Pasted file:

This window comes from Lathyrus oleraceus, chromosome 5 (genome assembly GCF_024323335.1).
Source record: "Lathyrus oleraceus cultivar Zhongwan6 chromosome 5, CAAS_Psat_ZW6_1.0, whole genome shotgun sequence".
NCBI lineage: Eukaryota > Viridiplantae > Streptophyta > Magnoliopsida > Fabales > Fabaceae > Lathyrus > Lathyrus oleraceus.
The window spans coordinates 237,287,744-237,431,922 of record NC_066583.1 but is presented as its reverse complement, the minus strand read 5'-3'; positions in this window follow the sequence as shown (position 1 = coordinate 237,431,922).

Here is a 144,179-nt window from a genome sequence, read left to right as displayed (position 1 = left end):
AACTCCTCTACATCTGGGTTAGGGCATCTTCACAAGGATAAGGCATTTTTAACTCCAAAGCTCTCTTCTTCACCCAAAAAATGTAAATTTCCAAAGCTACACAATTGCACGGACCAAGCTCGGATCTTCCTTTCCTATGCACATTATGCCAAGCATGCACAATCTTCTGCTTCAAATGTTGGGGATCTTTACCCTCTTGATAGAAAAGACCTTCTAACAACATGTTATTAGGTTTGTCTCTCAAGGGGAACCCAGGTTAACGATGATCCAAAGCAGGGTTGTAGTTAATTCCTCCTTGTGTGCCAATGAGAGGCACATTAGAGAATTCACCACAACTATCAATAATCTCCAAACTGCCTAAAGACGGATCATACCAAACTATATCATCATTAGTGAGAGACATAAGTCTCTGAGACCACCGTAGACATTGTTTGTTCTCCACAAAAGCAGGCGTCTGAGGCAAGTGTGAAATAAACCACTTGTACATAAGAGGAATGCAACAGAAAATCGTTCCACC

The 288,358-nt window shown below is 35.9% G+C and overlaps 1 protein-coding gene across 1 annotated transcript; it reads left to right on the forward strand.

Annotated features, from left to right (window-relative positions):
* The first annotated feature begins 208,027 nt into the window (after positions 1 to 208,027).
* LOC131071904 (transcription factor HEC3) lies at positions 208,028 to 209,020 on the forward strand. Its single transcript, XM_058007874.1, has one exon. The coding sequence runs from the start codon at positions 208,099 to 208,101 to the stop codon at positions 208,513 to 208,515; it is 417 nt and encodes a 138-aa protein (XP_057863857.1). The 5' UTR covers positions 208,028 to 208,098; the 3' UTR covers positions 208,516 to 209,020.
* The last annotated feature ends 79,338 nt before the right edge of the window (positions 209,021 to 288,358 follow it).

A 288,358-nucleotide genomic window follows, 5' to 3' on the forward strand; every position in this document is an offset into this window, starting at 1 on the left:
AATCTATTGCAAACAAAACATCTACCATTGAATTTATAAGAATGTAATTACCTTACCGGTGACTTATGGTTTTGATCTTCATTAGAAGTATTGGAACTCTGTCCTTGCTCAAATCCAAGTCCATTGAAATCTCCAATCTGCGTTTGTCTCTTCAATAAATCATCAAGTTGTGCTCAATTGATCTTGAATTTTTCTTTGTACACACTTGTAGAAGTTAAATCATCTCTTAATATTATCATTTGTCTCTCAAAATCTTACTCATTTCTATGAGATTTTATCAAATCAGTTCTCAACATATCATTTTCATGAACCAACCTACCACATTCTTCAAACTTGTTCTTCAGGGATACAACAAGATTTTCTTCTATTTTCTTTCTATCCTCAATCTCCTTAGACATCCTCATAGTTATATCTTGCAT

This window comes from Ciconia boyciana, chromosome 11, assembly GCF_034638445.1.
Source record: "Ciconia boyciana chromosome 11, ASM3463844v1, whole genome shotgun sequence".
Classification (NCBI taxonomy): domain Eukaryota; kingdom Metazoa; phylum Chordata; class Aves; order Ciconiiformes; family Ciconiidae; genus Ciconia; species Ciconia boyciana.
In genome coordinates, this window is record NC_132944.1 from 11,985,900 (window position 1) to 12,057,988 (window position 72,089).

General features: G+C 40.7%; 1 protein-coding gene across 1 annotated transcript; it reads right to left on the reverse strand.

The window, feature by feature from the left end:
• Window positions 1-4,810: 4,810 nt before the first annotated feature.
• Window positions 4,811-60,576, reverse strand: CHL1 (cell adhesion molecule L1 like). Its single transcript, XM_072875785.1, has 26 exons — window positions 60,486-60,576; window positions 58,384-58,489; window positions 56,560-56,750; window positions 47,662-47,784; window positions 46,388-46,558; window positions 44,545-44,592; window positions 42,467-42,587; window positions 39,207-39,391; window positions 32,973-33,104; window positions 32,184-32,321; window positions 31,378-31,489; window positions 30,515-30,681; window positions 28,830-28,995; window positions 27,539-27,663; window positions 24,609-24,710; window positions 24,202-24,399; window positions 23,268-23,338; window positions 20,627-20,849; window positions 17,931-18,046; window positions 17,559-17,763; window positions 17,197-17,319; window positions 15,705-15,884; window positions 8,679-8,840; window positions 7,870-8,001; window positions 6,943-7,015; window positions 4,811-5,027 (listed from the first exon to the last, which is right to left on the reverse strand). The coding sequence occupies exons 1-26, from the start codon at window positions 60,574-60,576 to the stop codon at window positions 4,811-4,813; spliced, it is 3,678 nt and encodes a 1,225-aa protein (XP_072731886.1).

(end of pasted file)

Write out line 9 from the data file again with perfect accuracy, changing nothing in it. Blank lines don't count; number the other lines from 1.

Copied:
* The first annotated feature begins 208,027 nt into the window (after positions 1 to 208,027).